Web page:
TAPAS partnership with Airbus continued
Airbus, Airborne, Fokker, TenCate and the other partners in the Dutch aerospace industry have signed the contract for the second Thermoplastic Affordable Primary Aircraft Structure (TAPAS2) project on January 21st, 2014. This project further builds on the first TAPAS project, and is a highly successful partnership for project-based innovation. The TAPAS consortium consists of companies and knowledge institutes in the Dutch aerospace industry working together with Airbus on the development of thermoplastic composite applications in aircraft fuselages, wings and tail sections. The fruitful partnership between Airbus and the Dutch consortium started in 2009 and, following this extension, will run until the end of 2017.
Airborne Technology Centre
Airborne’s contribution to this project is related to the development of automated processes in the thermoplastic manufacturing route of aircraft structures. One of the potential processes is the continuous manufacture of stiffener preforms, both for butt-jointed blade stiffeners and omega stiffeners. ATC’s role in the TAPAS2 project is to further develop the automated placement technology for manufacturing skin-type products, that was pioneered in the first TAPAS project. In addition on this, new technologies within the TAPAS2 project are considered such as fibre steering and automated pick and drape processes, all aimed at enabling an optimised tail section, wing and fuselage design with a focus on affordability. ATC has its own robot development cell with in-house designed automation tools to facilitate this research.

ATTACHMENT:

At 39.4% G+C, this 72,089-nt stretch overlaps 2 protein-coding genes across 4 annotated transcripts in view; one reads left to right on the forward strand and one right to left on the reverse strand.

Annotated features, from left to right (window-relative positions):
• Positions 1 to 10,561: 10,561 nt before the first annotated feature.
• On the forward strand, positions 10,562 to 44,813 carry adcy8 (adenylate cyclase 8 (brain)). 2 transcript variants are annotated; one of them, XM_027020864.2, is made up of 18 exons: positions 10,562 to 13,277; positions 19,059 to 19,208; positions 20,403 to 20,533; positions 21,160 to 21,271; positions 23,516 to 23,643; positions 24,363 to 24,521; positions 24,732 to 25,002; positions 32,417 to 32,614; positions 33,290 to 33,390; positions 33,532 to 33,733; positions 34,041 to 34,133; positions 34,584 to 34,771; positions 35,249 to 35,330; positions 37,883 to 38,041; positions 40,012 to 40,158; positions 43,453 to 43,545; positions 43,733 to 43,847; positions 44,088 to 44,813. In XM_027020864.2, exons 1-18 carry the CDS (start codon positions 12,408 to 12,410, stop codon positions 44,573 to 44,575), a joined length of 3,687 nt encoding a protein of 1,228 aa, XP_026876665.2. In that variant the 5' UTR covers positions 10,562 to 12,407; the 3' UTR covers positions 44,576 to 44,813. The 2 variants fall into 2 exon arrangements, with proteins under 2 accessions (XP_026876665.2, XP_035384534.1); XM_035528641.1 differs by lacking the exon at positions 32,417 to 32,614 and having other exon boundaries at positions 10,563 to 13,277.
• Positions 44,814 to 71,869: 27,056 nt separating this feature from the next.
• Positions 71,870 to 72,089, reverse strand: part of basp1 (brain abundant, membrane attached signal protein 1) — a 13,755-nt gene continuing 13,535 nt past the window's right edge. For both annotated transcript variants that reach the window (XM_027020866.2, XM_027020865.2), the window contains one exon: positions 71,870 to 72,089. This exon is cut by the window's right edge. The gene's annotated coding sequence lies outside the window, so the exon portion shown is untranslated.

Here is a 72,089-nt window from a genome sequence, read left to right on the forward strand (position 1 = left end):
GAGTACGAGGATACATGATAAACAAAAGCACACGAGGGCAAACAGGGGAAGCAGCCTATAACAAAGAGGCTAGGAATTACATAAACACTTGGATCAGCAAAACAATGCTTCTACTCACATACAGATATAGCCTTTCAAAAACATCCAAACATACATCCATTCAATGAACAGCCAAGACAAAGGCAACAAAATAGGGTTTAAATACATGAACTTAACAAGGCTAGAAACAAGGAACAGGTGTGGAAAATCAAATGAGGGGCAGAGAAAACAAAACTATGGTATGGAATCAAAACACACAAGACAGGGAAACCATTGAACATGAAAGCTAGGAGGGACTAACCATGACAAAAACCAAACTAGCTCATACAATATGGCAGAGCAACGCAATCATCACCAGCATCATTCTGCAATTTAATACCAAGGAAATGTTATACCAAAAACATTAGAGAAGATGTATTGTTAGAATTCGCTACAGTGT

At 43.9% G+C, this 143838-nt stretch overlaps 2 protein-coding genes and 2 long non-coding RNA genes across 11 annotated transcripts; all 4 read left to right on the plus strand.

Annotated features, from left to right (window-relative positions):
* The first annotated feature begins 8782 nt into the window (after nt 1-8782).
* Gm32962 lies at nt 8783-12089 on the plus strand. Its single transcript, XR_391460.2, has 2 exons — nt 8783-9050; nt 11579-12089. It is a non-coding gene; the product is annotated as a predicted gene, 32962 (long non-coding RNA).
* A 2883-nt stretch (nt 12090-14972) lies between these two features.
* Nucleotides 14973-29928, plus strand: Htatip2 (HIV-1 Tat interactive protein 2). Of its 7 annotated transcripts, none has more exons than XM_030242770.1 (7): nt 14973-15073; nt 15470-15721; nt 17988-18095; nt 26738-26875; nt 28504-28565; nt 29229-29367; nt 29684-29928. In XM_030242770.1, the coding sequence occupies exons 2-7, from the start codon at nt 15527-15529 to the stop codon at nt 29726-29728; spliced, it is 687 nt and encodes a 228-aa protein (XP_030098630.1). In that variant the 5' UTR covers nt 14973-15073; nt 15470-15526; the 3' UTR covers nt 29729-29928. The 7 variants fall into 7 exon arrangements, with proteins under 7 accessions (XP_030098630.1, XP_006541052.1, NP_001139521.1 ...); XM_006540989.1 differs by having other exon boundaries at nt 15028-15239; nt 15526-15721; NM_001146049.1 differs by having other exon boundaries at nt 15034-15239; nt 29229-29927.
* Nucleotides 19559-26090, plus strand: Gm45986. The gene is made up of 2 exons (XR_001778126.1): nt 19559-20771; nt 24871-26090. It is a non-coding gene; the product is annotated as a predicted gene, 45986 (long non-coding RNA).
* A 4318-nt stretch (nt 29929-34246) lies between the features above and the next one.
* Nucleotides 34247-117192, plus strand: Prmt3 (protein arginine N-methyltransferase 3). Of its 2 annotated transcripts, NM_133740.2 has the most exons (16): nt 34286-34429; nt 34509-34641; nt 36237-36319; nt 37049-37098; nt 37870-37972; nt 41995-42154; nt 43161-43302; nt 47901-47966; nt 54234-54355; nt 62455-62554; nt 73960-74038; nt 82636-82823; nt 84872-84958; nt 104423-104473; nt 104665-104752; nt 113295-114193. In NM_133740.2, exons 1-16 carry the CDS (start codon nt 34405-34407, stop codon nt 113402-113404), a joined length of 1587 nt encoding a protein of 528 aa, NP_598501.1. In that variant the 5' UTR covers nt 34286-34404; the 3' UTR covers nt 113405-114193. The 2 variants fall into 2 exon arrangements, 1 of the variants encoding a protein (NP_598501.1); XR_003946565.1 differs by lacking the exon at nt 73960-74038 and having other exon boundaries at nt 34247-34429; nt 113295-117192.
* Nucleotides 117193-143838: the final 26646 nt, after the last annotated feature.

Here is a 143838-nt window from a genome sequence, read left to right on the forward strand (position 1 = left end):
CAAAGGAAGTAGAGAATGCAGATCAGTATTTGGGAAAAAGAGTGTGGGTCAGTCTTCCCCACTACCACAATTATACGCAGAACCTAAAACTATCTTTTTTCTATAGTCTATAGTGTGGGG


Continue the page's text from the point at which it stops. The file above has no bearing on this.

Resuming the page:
Thermoplastic composites are advanced materials offering typical weight savings of 15% compared with traditional aircraft materials, together with benefits that include more efficient processing, lower costs of structural components and a high level of fire safety. These composites have high strength, are lightweight and contribute to the drive towards sustainable aviation, because the use of these materials allow reductions in aircraft weight to be achieved when compared to traditional metal solutions. As a result fuel consumption is reduced, the range of the aircraft is increased and higher payloads are possible. The target is to further increase the proportion of thermoplastic composites in current aircraft as well as in the new generation aircraft. Under the TAPAS2 agreement the goal is set to demonstrate feasibility of these type of structures, therefore a demonstrator tail section made entirely of thermoplastic composite material will be developed, as well as a composite engine pylon. A large scale thermoplastic fuselage panel was produced and presented as demonstrator as part of the first TAPAS project.
Leading position worldwide
The Dutch aerospace industry holds a leading position worldwide in lightweight material applications. This position is due partly to the excellent national knowledge infrastructure in the aerospace industry, materials and processes. Partnership with customers, suppliers, universities and knowledge institutes in innovation platforms, supported by active government policy, shows how this structured approach is taking new technology developments to the next level.